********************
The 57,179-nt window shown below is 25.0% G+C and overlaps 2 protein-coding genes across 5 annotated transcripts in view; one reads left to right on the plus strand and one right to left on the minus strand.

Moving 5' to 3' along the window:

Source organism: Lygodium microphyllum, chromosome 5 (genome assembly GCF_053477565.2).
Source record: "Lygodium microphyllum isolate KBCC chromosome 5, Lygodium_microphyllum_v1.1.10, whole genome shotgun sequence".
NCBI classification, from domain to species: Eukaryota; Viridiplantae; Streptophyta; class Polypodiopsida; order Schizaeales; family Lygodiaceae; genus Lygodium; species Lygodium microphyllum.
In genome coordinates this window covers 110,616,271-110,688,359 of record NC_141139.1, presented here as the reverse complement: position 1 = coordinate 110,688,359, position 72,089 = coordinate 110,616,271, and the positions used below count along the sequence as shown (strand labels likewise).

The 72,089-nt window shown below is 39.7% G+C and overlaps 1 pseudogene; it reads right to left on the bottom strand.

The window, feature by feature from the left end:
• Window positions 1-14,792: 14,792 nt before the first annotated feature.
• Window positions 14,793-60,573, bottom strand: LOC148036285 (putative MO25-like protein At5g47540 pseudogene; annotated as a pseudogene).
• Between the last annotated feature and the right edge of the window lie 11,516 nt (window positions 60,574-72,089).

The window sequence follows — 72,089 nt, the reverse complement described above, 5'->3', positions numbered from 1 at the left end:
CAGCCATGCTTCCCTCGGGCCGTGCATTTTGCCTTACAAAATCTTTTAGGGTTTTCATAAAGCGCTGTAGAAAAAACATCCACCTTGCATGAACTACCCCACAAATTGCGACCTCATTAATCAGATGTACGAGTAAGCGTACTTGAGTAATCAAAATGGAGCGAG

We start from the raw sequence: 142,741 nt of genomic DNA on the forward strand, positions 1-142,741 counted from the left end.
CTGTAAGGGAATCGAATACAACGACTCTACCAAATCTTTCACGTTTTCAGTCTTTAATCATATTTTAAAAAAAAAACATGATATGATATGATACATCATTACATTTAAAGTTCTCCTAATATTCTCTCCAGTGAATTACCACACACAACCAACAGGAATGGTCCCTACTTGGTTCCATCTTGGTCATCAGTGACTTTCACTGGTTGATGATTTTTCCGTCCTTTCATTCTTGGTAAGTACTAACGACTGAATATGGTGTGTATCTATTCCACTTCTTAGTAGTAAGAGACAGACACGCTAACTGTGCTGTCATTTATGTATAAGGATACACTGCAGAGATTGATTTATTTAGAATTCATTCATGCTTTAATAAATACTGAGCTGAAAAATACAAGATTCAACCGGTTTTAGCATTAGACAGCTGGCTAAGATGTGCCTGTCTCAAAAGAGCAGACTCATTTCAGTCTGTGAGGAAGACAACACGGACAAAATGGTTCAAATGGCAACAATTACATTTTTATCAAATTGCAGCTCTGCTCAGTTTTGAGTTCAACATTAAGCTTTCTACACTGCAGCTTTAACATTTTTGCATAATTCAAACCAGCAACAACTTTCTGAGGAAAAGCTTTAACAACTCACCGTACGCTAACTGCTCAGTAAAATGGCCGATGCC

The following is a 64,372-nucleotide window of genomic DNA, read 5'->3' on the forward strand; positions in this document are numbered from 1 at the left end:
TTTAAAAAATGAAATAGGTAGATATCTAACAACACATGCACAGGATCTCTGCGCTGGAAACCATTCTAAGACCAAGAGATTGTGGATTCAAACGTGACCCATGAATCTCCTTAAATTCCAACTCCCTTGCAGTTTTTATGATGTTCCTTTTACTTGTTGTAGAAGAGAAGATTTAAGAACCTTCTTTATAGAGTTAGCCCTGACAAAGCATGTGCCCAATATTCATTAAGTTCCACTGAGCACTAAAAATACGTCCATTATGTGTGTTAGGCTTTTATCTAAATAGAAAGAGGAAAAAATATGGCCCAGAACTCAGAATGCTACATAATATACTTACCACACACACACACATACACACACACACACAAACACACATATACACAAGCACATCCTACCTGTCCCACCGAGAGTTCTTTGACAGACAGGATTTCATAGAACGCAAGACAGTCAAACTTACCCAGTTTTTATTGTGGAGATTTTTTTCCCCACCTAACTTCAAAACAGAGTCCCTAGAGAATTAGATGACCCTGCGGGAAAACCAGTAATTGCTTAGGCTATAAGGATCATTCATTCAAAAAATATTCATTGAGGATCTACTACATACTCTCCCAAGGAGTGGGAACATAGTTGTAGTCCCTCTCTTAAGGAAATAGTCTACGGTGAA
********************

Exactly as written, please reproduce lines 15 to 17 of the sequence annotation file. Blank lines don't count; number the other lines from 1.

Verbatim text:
CTGTAAGGGAATCGAATACAACGACTCTACCAAATCTTTCACGTTTTCAGTCTTTAATCATATTTTAAAAAAAAAACATGATATGATATGATACATCATTACATTTAAAGTTCTCCTAATATTCTCTCCAGTGAATTACCACACACAACCAACAGGAATGGTCCCTACTTGGTTCCATCTTGGTCATCAGTGACTTTCACTGGTTGATGATTTTTCCGTCCTTTCATTCTTGGTAAGTACTAACGACTGAATATGGTGTGTATCTATTCCACTTCTTAGTAGTAAGAGACAGACACGCTAACTGTGCTGTCATTTATGTATAAGGATACACTGCAGAGATTGATTTATTTAGAATTCATTCATGCTTTAATAAATACTGAGCTGAAAAATACAAGATTCAACCGGTTTTAGCATTAGACAGCTGGCTAAGATGTGCCTGTCTCAAAAGAGCAGACTCATTTCAGTCTGTGAGGAAGACAACACGGACAAAATGGTTCAAATGGCAACAATTACATTTTTATCAAATTGCAGCTCTGCTCAGTTTTGAGTTCAACATTAAGCTTTCTACACTGCAGCTTTAACATTTTTGCATAATTCAAACCAGCAACAACTTTCTGAGGAAAAGCTTTAACAACTCACCGTACGCTAACTGCTCAGTAAAATGGCCGATGCC

The following is a 64,372-nucleotide window of genomic DNA, read 5'->3' on the forward strand; positions in this document are numbered from 1 at the left end:
TTTAAAAAATGAAATAGGTAGATATCTAACAACACATGCACAGGATCTCTGCGCTGGAAACCATTCTAAGACCAAGAGATTGTGGATTCAAACGTGACCCATGAATCTCCTTAAATTCCAACTCCCTTGCAGTTTTTATGATGTTCCTTTTACTTGTTGTAGAAGAGAAGATTTAAGAACCTTCTTTATAGAGTTAGCCCTGACAAAGCATGTGCCCAATATTCATTAAGTTCCACTGAGCACTAAAAATACGTCCATTATGTGTGTTAGGCTTTTATCTAAATAGAAAGAGGAAAAAATATGGCCCAGAACTCAGAATGCTACATAATATACTTACCACACACACACACATACACACACACACACAAACACACATATACACAAGCACATCCTACCTGTCCCACCGAGAGTTCTTTGACAGACAGGATTTCATAGAACGCAAGACAGTCAAACTTACCCAGTTTTTATTGTGGAGATTTTTTTCCCCACCTAACTTCAAAACAGAGTCCCTAGAGAATTAGATGACCCTGCGGGAAAACCAGTAATTGCTTAGGCTATAAGGATCATTCATTCAAAAAATATTCATTGAGGATCTACTACATACTCTCCCAAGGAGTGGGAACATAGTTGTAGTCCCTCTCTTAAGGAAATAGTCTACGGTGAA